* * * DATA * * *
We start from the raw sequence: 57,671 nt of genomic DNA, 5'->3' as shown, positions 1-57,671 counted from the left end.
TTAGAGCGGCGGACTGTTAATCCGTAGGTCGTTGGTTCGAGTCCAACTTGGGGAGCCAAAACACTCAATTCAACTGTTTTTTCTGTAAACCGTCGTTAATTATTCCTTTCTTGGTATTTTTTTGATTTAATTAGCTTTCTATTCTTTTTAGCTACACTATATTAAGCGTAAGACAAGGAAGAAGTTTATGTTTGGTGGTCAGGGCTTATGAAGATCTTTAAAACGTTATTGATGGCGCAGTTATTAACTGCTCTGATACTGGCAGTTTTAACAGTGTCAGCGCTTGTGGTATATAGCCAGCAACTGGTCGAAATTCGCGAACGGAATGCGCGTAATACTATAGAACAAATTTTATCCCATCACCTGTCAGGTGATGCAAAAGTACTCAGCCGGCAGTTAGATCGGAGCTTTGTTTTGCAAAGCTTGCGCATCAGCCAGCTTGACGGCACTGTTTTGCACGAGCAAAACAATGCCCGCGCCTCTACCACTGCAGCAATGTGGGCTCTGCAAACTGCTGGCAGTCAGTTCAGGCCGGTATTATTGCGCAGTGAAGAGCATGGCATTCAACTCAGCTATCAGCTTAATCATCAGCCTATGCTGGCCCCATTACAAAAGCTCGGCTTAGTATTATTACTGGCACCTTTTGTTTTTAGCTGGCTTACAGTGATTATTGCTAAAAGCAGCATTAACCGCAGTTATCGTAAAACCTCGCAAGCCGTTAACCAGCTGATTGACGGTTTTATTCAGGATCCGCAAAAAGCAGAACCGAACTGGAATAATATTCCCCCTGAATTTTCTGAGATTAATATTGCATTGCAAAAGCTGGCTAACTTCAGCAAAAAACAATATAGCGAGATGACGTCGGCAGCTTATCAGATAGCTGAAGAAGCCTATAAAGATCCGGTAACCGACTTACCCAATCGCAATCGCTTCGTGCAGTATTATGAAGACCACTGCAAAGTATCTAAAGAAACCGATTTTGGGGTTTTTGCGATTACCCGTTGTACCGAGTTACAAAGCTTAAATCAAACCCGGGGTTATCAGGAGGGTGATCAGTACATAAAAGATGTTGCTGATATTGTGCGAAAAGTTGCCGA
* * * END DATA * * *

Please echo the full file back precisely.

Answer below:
We start from the raw sequence: 57,671 nt of genomic DNA, 5'->3' as shown, positions 1-57,671 counted from the left end.
TTAGAGCGGCGGACTGTTAATCCGTAGGTCGTTGGTTCGAGTCCAACTTGGGGAGCCAAAACACTCAATTCAACTGTTTTTTCTGTAAACCGTCGTTAATTATTCCTTTCTTGGTATTTTTTTGATTTAATTAGCTTTCTATTCTTTTTAGCTACACTATATTAAGCGTAAGACAAGGAAGAAGTTTATGTTTGGTGGTCAGGGCTTATGAAGATCTTTAAAACGTTATTGATGGCGCAGTTATTAACTGCTCTGATACTGGCAGTTTTAACAGTGTCAGCGCTTGTGGTATATAGCCAGCAACTGGTCGAAATTCGCGAACGGAATGCGCGTAATACTATAGAACAAATTTTATCCCATCACCTGTCAGGTGATGCAAAAGTACTCAGCCGGCAGTTAGATCGGAGCTTTGTTTTGCAAAGCTTGCGCATCAGCCAGCTTGACGGCACTGTTTTGCACGAGCAAAACAATGCCCGCGCCTCTACCACTGCAGCAATGTGGGCTCTGCAAACTGCTGGCAGTCAGTTCAGGCCGGTATTATTGCGCAGTGAAGAGCATGGCATTCAACTCAGCTATCAGCTTAATCATCAGCCTATGCTGGCCCCATTACAAAAGCTCGGCTTAGTATTATTACTGGCACCTTTTGTTTTTAGCTGGCTTACAGTGATTATTGCTAAAAGCAGCATTAACCGCAGTTATCGTAAAACCTCGCAAGCCGTTAACCAGCTGATTGACGGTTTTATTCAGGATCCGCAAAAAGCAGAACCGAACTGGAATAATATTCCCCCTGAATTTTCTGAGATTAATATTGCATTGCAAAAGCTGGCTAACTTCAGCAAAAAACAATATAGCGAGATGACGTCGGCAGCTTATCAGATAGCTGAAGAAGCCTATAAAGATCCGGTAACCGACTTACCCAATCGCAATCGCTTCGTGCAGTATTATGAAGACCACTGCAAAGTATCTAAAGAAACCGATTTTGGGGTTTTTGCGATTACCCGTTGTACCGAGTTACAAAGCTTAAATCAAACCCGGGGTTATCAGGAGGGTGATCAGTACATAAAAGATGTTGCTGATATTGTGCGAAAAGTTGCCGA